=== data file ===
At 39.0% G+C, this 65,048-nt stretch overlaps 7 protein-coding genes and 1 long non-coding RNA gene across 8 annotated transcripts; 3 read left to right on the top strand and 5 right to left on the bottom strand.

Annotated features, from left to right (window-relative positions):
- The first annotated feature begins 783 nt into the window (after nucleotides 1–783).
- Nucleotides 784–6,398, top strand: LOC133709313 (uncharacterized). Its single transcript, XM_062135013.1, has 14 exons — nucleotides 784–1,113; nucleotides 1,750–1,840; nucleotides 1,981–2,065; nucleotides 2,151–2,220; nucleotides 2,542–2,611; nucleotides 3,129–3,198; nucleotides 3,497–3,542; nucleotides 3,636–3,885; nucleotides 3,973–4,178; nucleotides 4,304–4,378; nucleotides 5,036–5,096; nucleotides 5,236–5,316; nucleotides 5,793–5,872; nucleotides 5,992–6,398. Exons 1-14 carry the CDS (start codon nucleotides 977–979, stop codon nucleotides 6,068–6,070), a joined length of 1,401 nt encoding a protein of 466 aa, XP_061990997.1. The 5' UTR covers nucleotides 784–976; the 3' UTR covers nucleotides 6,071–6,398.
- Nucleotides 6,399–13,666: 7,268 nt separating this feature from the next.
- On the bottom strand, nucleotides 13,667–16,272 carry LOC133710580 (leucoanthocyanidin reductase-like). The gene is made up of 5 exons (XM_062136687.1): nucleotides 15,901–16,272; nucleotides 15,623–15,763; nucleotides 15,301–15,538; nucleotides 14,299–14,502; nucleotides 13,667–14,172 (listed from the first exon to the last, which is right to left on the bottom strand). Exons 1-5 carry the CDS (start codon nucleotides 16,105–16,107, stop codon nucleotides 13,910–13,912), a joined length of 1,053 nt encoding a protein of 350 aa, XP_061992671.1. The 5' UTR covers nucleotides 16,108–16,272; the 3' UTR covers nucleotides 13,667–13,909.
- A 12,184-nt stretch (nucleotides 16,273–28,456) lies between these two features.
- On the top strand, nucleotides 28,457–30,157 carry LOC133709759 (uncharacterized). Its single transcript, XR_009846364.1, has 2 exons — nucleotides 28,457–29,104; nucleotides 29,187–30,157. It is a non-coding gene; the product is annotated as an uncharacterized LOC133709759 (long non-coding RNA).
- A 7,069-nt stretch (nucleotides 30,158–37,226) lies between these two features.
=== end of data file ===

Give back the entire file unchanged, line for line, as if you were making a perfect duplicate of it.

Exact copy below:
At 39.0% G+C, this 65,048-nt stretch overlaps 7 protein-coding genes and 1 long non-coding RNA gene across 8 annotated transcripts; 3 read left to right on the top strand and 5 right to left on the bottom strand.

Annotated features, from left to right (window-relative positions):
- The first annotated feature begins 783 nt into the window (after nucleotides 1–783).
- Nucleotides 784–6,398, top strand: LOC133709313 (uncharacterized). Its single transcript, XM_062135013.1, has 14 exons — nucleotides 784–1,113; nucleotides 1,750–1,840; nucleotides 1,981–2,065; nucleotides 2,151–2,220; nucleotides 2,542–2,611; nucleotides 3,129–3,198; nucleotides 3,497–3,542; nucleotides 3,636–3,885; nucleotides 3,973–4,178; nucleotides 4,304–4,378; nucleotides 5,036–5,096; nucleotides 5,236–5,316; nucleotides 5,793–5,872; nucleotides 5,992–6,398. Exons 1-14 carry the CDS (start codon nucleotides 977–979, stop codon nucleotides 6,068–6,070), a joined length of 1,401 nt encoding a protein of 466 aa, XP_061990997.1. The 5' UTR covers nucleotides 784–976; the 3' UTR covers nucleotides 6,071–6,398.
- Nucleotides 6,399–13,666: 7,268 nt separating this feature from the next.
- On the bottom strand, nucleotides 13,667–16,272 carry LOC133710580 (leucoanthocyanidin reductase-like). The gene is made up of 5 exons (XM_062136687.1): nucleotides 15,901–16,272; nucleotides 15,623–15,763; nucleotides 15,301–15,538; nucleotides 14,299–14,502; nucleotides 13,667–14,172 (listed from the first exon to the last, which is right to left on the bottom strand). Exons 1-5 carry the CDS (start codon nucleotides 16,105–16,107, stop codon nucleotides 13,910–13,912), a joined length of 1,053 nt encoding a protein of 350 aa, XP_061992671.1. The 5' UTR covers nucleotides 16,108–16,272; the 3' UTR covers nucleotides 13,667–13,909.
- A 12,184-nt stretch (nucleotides 16,273–28,456) lies between these two features.
- On the top strand, nucleotides 28,457–30,157 carry LOC133709759 (uncharacterized). Its single transcript, XR_009846364.1, has 2 exons — nucleotides 28,457–29,104; nucleotides 29,187–30,157. It is a non-coding gene; the product is annotated as an uncharacterized LOC133709759 (long non-coding RNA).
- A 7,069-nt stretch (nucleotides 30,158–37,226) lies between these two features.